Competition for our WAVE® systems arises primarily from DNA sequencing and genotyping technologies. Competitors in these areas include Applied Biosystems, Beckman Coulter, Amersham (now part of GE Healthcare), Affymetrix, Agilent Technologies, Nanogen, Illumina, Sequenom, Pyrosequencing (now part of Biotage AB), Varian, and others. Competition for some of our non-WAVE® consumable products comes from numerous well-diversified life sciences reagents providers, including, among others, Invitrogen, Qiagen, Roche, Stratagene, and Promega. Our discovery services product line faces competition from a number of companies offering contract DNA sequencing and other genomic analysis services, including Genaissance Pharmaceuticals, GeneLogic, Agencourt, SeqWright, Gentris, and Perlagen. In addition, several clinical diagnostics service providers, such as Labcorp, Quest, and Specialty Laboratories, also offer related laboratory services in support of clinical trials. Finally, additional competition arises from academic core laboratory facilities.

Employees

As of December 31, 2005, 2004 and 2003, we had employees focused in the following areas of our operation:

 

   December 31,
   2005  2004  2003

Manufacturing

  56  52  54

Sales, Marketing and Administration

  73  75  90

Research and Development

  10  19  31
         
  139  146  175

Personnel associated with discontinued operations

  17  32  69
         
  156  178  244
         

Our employees were employed in the following geographical locations.

 

   December 31,
   2005  2004  2003

United States

  94  106  166

Europe (other than the United Kingdom)

  23  22  20

United Kingdom

  39  50  58
         
  156  178  244
         

We supplement our workforce through the use of independent contractors and consultants. At December 31, 2005, 2004 and 2003, we have engaged independent contractors or consultants who provide services to us approximately equivalent to one, five and four full-time employees, respectively.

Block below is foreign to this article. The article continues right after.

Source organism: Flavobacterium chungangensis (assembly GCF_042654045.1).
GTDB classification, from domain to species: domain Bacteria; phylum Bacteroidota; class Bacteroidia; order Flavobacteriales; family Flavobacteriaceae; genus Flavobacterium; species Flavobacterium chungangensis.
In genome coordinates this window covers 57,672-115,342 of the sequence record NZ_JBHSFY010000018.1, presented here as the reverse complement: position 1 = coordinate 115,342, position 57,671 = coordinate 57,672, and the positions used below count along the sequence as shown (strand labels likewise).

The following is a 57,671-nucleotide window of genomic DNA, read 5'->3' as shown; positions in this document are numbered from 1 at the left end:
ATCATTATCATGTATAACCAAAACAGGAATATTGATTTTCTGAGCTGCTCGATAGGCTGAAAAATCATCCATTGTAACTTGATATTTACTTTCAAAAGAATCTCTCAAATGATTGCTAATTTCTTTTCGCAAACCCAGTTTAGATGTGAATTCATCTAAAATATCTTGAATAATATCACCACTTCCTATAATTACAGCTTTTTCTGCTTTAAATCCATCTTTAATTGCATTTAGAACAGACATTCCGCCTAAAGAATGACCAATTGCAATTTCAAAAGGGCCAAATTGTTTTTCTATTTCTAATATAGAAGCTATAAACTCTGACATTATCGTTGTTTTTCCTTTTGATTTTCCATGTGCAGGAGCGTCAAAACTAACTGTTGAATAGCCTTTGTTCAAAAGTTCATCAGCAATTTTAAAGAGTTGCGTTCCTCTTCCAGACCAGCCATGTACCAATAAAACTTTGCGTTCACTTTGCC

General Information

We were incorporated in Delaware on March 6, 1997. Our principal office is located at 12325 Emmet Street, Omaha, Nebraska 68164 (telephone: 402-452-5400). We maintain manufacturing facilities in Omaha, Nebraska, San Jose, California, and Cramlington, England. We maintain research and development offices in Gaithersburg, Maryland and Omaha, Nebraska. Additionally, our discontinued operation includes a manufacturing facility in Glasgow, Scotland.

 

5


We make reports filed by us with the SEC available free of charge on our website as soon as reasonably practicable after these reports are filed. The address of our website iswww.transgenomic.com. Information on our website, including any SEC report, is not part of this Annual Report on Form 10-K.

Item 1A. Risk Factors

We may not have adequate financial resources to execute our business plan.

At December 31, 2005, we had cash and cash equivalents of $6.74 million. While we believe that existing sources of liquidity are sufficient to meet expected cash needs through 2006, we have experienced recurring net losses and have an accumulated deficit totaling $122.09 million at December 31, 2005 and have historically relied upon cash flows from investing and financing activities to offset significant cash outflows from operating activities. To the extent necessary, we believe that we can manage costs and expenses at reduced levels to conserve working capital. The need for any such cost and expense reductions would likely delay implementation of our business plan. Ultimately, we must achieve sufficient revenues in order to generate positive net earnings and cash flows from operations. However, we cannot assure you that we will be able to increase our revenues.

We have a history of operating losses and may incur losses in the future.

We have experienced annual losses from continuing operations since inception of our operations. Our losses from continuing operations for the years ended December 31, 2005, 2004 and 2003 were $4.98 million, $13.75 million, and $9.51 million, respectively. These losses have been due principally to the high levels of research and development expenses and sales and marketing expenses that we have incurred in order to develop and market our products, restructuring charges and impairment charges. In addition, markets for our products have developed more slowly than expected in many cases and may continue to do so. As a result, we may incur operating losses in the future.

Markets for our products and services may develop slowly.